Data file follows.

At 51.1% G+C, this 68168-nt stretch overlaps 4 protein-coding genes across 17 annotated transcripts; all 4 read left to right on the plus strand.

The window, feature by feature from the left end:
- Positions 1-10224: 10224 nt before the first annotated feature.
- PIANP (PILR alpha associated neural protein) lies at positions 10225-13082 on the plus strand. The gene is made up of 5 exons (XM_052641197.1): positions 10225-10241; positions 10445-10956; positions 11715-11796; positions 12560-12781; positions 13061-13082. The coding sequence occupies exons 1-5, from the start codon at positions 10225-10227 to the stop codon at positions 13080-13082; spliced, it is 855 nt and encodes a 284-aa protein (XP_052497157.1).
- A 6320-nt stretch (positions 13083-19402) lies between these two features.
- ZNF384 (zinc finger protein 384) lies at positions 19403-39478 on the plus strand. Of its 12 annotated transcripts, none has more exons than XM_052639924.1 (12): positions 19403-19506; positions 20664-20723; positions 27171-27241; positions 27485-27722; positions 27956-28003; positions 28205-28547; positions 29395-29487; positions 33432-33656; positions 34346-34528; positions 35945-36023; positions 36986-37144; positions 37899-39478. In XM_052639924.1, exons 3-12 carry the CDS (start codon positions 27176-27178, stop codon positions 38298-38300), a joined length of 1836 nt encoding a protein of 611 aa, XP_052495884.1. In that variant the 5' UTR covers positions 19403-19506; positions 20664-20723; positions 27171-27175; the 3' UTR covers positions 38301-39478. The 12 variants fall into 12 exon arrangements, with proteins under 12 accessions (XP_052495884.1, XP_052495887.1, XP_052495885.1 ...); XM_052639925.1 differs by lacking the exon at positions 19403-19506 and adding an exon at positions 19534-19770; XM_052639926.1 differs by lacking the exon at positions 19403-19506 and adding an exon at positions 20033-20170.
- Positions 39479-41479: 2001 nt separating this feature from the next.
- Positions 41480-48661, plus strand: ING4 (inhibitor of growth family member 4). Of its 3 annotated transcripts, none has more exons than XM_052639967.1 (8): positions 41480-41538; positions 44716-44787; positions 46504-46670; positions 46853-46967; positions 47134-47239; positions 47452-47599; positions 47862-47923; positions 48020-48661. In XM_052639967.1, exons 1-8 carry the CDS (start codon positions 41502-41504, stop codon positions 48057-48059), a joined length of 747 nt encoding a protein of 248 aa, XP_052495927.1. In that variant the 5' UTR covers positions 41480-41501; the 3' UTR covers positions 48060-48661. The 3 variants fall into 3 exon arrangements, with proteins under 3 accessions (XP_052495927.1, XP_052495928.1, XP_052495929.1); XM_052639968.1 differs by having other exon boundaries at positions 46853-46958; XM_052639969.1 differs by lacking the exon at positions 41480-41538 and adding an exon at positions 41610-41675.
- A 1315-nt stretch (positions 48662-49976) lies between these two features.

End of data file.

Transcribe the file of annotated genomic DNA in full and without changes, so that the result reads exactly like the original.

At 51.1% G+C, this 68168-nt stretch overlaps 4 protein-coding genes across 17 annotated transcripts; all 4 read left to right on the plus strand.

The window, feature by feature from the left end:
- Positions 1-10224: 10224 nt before the first annotated feature.
- PIANP (PILR alpha associated neural protein) lies at positions 10225-13082 on the plus strand. The gene is made up of 5 exons (XM_052641197.1): positions 10225-10241; positions 10445-10956; positions 11715-11796; positions 12560-12781; positions 13061-13082. The coding sequence occupies exons 1-5, from the start codon at positions 10225-10227 to the stop codon at positions 13080-13082; spliced, it is 855 nt and encodes a 284-aa protein (XP_052497157.1).
- A 6320-nt stretch (positions 13083-19402) lies between these two features.
- ZNF384 (zinc finger protein 384) lies at positions 19403-39478 on the plus strand. Of its 12 annotated transcripts, none has more exons than XM_052639924.1 (12): positions 19403-19506; positions 20664-20723; positions 27171-27241; positions 27485-27722; positions 27956-28003; positions 28205-28547; positions 29395-29487; positions 33432-33656; positions 34346-34528; positions 35945-36023; positions 36986-37144; positions 37899-39478. In XM_052639924.1, exons 3-12 carry the CDS (start codon positions 27176-27178, stop codon positions 38298-38300), a joined length of 1836 nt encoding a protein of 611 aa, XP_052495884.1. In that variant the 5' UTR covers positions 19403-19506; positions 20664-20723; positions 27171-27175; the 3' UTR covers positions 38301-39478. The 12 variants fall into 12 exon arrangements, with proteins under 12 accessions (XP_052495884.1, XP_052495887.1, XP_052495885.1 ...); XM_052639925.1 differs by lacking the exon at positions 19403-19506 and adding an exon at positions 19534-19770; XM_052639926.1 differs by lacking the exon at positions 19403-19506 and adding an exon at positions 20033-20170.
- Positions 39479-41479: 2001 nt separating this feature from the next.
- Positions 41480-48661, plus strand: ING4 (inhibitor of growth family member 4). Of its 3 annotated transcripts, none has more exons than XM_052639967.1 (8): positions 41480-41538; positions 44716-44787; positions 46504-46670; positions 46853-46967; positions 47134-47239; positions 47452-47599; positions 47862-47923; positions 48020-48661. In XM_052639967.1, exons 1-8 carry the CDS (start codon positions 41502-41504, stop codon positions 48057-48059), a joined length of 747 nt encoding a protein of 248 aa, XP_052495927.1. In that variant the 5' UTR covers positions 41480-41501; the 3' UTR covers positions 48060-48661. The 3 variants fall into 3 exon arrangements, with proteins under 3 accessions (XP_052495927.1, XP_052495928.1, XP_052495929.1); XM_052639968.1 differs by having other exon boundaries at positions 46853-46958; XM_052639969.1 differs by lacking the exon at positions 41480-41538 and adding an exon at positions 41610-41675.
- A 1315-nt stretch (positions 48662-49976) lies between these two features.